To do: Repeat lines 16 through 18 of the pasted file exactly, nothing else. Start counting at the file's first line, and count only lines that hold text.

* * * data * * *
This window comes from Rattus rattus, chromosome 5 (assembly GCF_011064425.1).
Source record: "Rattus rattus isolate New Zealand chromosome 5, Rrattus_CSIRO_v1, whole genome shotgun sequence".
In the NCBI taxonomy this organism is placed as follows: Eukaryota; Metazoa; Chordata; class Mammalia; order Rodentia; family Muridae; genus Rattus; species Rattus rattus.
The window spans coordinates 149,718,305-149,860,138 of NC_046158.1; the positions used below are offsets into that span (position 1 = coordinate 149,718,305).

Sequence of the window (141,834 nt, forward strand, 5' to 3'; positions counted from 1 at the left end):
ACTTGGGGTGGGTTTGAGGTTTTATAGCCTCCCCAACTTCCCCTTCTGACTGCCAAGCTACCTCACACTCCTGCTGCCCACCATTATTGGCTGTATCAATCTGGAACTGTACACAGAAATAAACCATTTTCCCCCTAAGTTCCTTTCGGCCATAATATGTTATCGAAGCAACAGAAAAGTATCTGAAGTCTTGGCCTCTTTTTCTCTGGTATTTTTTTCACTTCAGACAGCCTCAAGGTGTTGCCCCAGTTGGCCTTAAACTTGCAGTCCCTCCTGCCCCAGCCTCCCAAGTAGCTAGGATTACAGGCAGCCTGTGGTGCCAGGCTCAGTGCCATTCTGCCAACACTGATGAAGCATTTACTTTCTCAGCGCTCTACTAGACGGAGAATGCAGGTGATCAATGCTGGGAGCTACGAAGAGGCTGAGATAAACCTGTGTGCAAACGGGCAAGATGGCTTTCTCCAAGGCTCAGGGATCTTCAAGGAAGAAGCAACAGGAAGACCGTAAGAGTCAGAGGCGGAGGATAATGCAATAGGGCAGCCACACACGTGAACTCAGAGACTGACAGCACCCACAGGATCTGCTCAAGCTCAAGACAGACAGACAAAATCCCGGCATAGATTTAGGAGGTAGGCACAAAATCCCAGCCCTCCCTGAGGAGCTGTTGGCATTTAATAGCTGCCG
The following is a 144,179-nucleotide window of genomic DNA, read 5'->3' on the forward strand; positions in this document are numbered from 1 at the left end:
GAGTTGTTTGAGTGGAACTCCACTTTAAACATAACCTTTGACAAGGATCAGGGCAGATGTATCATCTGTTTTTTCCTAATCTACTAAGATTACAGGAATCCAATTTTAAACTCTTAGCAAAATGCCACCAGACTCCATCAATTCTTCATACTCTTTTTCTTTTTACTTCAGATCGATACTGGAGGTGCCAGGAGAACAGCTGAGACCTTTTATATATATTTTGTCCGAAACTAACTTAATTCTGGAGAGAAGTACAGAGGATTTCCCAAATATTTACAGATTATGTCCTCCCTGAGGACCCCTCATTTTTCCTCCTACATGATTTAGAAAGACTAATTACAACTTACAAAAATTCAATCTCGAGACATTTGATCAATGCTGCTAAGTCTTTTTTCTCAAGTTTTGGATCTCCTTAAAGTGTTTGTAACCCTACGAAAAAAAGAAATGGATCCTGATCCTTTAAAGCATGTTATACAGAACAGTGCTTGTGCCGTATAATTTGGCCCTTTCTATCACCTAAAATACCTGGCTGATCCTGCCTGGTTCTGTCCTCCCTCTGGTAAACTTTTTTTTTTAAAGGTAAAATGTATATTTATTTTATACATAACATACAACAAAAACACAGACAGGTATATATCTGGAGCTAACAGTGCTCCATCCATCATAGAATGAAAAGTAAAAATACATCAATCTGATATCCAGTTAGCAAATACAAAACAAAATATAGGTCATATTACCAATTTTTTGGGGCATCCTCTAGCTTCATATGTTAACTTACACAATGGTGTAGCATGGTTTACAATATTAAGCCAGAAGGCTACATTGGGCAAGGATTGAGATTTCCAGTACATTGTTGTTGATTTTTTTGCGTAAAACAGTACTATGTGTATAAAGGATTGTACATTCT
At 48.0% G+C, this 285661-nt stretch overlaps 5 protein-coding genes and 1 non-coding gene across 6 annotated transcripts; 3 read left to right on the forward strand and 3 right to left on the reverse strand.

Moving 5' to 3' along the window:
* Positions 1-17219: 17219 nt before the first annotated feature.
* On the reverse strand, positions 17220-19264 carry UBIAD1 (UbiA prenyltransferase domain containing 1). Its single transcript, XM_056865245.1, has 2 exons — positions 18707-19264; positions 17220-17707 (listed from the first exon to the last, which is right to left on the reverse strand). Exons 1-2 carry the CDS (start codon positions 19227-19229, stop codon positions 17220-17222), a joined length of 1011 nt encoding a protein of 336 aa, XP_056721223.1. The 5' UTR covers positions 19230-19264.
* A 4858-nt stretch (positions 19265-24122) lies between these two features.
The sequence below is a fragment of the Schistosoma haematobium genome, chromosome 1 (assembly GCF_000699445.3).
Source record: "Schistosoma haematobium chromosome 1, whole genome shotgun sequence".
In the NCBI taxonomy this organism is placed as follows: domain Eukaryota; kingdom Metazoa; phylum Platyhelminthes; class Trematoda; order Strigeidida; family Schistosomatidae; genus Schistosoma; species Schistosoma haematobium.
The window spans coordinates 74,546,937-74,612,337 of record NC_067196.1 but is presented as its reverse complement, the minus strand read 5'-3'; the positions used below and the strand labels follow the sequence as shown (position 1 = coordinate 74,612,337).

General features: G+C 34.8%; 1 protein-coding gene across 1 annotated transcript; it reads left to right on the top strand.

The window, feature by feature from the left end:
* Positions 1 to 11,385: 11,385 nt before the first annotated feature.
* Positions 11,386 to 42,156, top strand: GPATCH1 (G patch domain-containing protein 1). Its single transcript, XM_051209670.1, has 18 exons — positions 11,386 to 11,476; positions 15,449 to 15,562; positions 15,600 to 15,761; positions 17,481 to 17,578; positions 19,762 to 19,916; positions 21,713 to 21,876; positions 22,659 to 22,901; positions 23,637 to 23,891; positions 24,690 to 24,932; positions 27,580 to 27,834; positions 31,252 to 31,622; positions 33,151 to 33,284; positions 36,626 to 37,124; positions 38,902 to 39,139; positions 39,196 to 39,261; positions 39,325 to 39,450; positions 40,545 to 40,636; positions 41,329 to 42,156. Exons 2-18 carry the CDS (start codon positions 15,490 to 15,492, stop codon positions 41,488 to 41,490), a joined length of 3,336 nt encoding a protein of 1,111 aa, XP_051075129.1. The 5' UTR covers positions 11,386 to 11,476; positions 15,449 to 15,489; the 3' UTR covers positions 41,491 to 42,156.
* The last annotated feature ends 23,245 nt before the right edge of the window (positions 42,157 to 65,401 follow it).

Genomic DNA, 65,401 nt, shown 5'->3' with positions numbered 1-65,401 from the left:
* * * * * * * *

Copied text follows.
In the NCBI taxonomy this organism is placed as follows: domain Eukaryota; kingdom Metazoa; phylum Platyhelminthes; class Trematoda; order Strigeidida; family Schistosomatidae; genus Schistosoma; species Schistosoma haematobium.
The window spans coordinates 74,546,937-74,612,337 of record NC_067196.1 but is presented as its reverse complement, the minus strand read 5'-3'; the positions used below and the strand labels follow the sequence as shown (position 1 = coordinate 74,612,337).

General features: G+C 34.8%; 1 protein-coding gene across 1 annotated transcript; it reads left to right on the top strand.